Etymology
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transit (n.)

mid-15c., "act or fact of passing across or through," from Latin transitus "a going over, passing over, passage," verbal noun from past participle of transire "cross over, go over, pass over, hasten over, pass away," from trans "across, beyond" (see trans-) + ire "to go" (from PIE root *ei- "to go"). Meaning "a transit of a planet across the sun" is from 1660s. Meaning "public transportation" is attested from 1873.

Origin and meaning of transit

transit (v.)

mid-15c., from Latin transitus, past participle of transire "cross over, go over, pass over, hasten over, pass away," from trans "across, beyond" (see trans-) + ire "to go" (from PIE root *ei- "to go"). Astronomical sense is from 1680s. Related: Transited; transiting.

Origin and meaning of transit

updated on October 13, 2021

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Definitions of transit from WordNet
1
transit (v.)
make a passage or journey from one place to another;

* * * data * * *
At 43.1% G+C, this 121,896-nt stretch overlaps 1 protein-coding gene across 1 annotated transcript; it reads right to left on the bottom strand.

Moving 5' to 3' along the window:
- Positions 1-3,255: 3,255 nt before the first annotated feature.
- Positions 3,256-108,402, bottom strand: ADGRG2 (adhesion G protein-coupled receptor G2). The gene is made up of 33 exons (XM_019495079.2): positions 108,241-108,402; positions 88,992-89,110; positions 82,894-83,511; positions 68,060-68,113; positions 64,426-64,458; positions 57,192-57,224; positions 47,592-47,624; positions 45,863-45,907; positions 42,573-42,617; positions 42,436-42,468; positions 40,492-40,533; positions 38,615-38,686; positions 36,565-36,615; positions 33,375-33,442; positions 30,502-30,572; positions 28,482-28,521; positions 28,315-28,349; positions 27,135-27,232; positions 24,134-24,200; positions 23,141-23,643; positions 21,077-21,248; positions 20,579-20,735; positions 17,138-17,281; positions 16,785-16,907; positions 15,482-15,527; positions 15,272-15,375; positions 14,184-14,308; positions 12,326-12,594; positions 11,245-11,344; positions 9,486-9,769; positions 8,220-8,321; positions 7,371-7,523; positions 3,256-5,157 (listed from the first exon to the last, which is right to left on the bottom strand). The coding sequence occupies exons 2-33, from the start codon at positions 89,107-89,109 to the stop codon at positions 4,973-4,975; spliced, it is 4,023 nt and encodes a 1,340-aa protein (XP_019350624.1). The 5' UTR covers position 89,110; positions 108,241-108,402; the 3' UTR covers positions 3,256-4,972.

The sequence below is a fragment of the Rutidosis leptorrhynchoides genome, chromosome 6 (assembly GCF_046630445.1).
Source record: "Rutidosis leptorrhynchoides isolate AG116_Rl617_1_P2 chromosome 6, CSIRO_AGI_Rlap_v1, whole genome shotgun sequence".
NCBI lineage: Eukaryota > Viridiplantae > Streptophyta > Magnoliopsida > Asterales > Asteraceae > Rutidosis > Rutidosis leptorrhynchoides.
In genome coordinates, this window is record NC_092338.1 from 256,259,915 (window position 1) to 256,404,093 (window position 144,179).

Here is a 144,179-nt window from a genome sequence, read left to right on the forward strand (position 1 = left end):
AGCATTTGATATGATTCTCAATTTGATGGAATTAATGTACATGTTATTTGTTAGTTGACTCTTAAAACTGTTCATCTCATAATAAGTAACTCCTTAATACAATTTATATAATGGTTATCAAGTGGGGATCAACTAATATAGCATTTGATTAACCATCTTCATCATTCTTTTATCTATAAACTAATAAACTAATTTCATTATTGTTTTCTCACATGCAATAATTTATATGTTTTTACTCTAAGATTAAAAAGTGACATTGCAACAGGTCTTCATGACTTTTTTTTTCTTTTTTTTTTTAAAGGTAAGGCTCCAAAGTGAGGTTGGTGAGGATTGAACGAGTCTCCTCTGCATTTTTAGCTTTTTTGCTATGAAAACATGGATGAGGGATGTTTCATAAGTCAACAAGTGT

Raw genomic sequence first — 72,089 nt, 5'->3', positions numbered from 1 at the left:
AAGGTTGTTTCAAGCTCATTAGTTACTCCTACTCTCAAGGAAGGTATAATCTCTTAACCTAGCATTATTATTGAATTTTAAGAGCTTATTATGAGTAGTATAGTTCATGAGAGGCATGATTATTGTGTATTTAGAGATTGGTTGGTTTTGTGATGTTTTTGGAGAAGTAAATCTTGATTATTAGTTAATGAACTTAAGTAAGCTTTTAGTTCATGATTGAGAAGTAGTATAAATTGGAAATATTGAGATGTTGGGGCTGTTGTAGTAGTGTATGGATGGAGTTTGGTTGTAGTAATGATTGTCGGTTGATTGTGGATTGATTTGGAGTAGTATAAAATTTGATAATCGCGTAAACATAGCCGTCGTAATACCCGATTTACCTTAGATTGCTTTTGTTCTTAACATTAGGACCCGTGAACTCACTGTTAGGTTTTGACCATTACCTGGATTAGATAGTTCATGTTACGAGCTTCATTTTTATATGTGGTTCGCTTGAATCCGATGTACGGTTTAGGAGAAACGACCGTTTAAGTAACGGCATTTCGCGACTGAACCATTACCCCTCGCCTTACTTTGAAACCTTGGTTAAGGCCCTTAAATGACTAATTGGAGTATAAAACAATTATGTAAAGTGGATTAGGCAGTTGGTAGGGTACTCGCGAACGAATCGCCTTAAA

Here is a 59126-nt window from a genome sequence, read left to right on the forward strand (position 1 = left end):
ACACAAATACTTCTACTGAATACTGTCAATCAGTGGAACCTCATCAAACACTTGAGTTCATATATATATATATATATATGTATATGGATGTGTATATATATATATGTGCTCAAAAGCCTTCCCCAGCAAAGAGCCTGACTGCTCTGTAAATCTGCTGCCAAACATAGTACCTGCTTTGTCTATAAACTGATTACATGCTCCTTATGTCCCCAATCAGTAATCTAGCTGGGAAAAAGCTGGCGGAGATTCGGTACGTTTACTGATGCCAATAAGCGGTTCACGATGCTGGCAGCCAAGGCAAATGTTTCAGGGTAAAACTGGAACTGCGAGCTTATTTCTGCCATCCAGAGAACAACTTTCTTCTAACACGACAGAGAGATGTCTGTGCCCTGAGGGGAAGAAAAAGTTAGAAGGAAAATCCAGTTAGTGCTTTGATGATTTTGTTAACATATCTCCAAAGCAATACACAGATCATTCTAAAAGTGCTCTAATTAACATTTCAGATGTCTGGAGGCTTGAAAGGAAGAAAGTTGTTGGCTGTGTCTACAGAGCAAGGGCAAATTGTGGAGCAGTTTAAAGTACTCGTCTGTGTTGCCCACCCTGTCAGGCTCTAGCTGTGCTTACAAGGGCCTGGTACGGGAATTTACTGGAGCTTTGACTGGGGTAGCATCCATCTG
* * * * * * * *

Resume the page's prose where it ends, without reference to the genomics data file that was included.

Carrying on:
Synonyms: pass through / move through / pass across / pass over
transit (v.)
pass across (a sign or house of the zodiac) or pass across (the disk of a celestial body or the meridian of a place);
The comet will transit on September 11
transit (v.)
revolve (the telescope of a surveying transit) about its horizontal transverse axis in order to reverse its direction;
transit (v.)
cause or enable to pass through;
The canal will transit hundreds of ships every day
2
transit (n.)
a surveying instrument for measuring horizontal and vertical angles, consisting of a small telescope mounted on a tripod;
Synonyms: theodolite
transit (n.)
a facility consisting of the means and equipment necessary for the movement of passengers or goods;
Synonyms: transportation system / transportation
transit (n.)
a journey usually by ship;
Synonyms: passage
From wordnet.princeton.edu, not affiliated with etymonline.